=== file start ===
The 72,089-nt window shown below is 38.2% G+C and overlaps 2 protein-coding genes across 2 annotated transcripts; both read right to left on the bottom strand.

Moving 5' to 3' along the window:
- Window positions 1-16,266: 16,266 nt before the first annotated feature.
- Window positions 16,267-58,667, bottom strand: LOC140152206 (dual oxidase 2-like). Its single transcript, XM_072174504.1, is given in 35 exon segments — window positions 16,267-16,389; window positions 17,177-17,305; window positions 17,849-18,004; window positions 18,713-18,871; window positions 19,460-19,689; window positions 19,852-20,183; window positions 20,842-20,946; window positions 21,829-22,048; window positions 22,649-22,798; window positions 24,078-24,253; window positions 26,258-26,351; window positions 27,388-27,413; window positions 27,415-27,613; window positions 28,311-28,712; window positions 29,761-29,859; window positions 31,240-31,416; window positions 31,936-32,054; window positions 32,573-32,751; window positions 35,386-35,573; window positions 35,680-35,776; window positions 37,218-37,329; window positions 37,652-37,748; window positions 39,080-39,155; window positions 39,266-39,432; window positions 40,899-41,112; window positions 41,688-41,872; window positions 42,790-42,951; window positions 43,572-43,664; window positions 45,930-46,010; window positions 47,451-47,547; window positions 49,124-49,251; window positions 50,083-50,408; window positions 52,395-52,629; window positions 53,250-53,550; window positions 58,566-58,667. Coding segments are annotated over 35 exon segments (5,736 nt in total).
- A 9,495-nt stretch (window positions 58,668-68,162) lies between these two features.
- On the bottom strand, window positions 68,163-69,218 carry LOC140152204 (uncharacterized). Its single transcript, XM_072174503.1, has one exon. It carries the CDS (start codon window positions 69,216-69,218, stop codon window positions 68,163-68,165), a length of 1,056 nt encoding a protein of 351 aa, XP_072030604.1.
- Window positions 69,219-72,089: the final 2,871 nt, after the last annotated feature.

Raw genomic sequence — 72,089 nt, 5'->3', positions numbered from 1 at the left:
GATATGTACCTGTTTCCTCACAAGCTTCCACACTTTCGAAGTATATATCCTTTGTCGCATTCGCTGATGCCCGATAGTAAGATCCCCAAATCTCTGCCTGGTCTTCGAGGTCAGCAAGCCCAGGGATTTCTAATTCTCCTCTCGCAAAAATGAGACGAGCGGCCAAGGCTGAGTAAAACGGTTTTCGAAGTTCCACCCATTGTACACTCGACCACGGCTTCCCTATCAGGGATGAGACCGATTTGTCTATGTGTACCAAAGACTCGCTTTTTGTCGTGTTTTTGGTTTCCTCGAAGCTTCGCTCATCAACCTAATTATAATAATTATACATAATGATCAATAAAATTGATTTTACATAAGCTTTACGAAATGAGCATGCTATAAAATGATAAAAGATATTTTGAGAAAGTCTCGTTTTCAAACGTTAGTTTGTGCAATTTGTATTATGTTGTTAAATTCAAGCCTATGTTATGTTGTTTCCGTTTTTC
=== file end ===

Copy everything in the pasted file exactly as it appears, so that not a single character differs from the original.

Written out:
The 72,089-nt window shown below is 38.2% G+C and overlaps 2 protein-coding genes across 2 annotated transcripts; both read right to left on the bottom strand.

Moving 5' to 3' along the window:
- Window positions 1-16,266: 16,266 nt before the first annotated feature.
- Window positions 16,267-58,667, bottom strand: LOC140152206 (dual oxidase 2-like). Its single transcript, XM_072174504.1, is given in 35 exon segments — window positions 16,267-16,389; window positions 17,177-17,305; window positions 17,849-18,004; window positions 18,713-18,871; window positions 19,460-19,689; window positions 19,852-20,183; window positions 20,842-20,946; window positions 21,829-22,048; window positions 22,649-22,798; window positions 24,078-24,253; window positions 26,258-26,351; window positions 27,388-27,413; window positions 27,415-27,613; window positions 28,311-28,712; window positions 29,761-29,859; window positions 31,240-31,416; window positions 31,936-32,054; window positions 32,573-32,751; window positions 35,386-35,573; window positions 35,680-35,776; window positions 37,218-37,329; window positions 37,652-37,748; window positions 39,080-39,155; window positions 39,266-39,432; window positions 40,899-41,112; window positions 41,688-41,872; window positions 42,790-42,951; window positions 43,572-43,664; window positions 45,930-46,010; window positions 47,451-47,547; window positions 49,124-49,251; window positions 50,083-50,408; window positions 52,395-52,629; window positions 53,250-53,550; window positions 58,566-58,667. Coding segments are annotated over 35 exon segments (5,736 nt in total).
- A 9,495-nt stretch (window positions 58,668-68,162) lies between these two features.
- On the bottom strand, window positions 68,163-69,218 carry LOC140152204 (uncharacterized). Its single transcript, XM_072174503.1, has one exon. It carries the CDS (start codon window positions 69,216-69,218, stop codon window positions 68,163-68,165), a length of 1,056 nt encoding a protein of 351 aa, XP_072030604.1.
- Window positions 69,219-72,089: the final 2,871 nt, after the last annotated feature.

Raw genomic sequence — 72,089 nt, 5'->3', positions numbered from 1 at the left:
GATATGTACCTGTTTCCTCACAAGCTTCCACACTTTCGAAGTATATATCCTTTGTCGCATTCGCTGATGCCCGATAGTAAGATCCCCAAATCTCTGCCTGGTCTTCGAGGTCAGCAAGCCCAGGGATTTCTAATTCTCCTCTCGCAAAAATGAGACGAGCGGCCAAGGCTGAGTAAAACGGTTTTCGAAGTTCCACCCATTGTACACTCGACCACGGCTTCCCTATCAGGGATGAGACCGATTTGTCTATGTGTACCAAAGACTCGCTTTTTGTCGTGTTTTTGGTTTCCTCGAAGCTTCGCTCATCAACCTAATTATAATAATTATACATAATGATCAATAAAATTGATTTTACATAAGCTTTACGAAATGAGCATGCTATAAAATGATAAAAGATATTTTGAGAAAGTCTCGTTTTCAAACGTTAGTTTGTGCAATTTGTATTATGTTGTTAAATTCAAGCCTATGTTATGTTGTTTCCGTTTTTC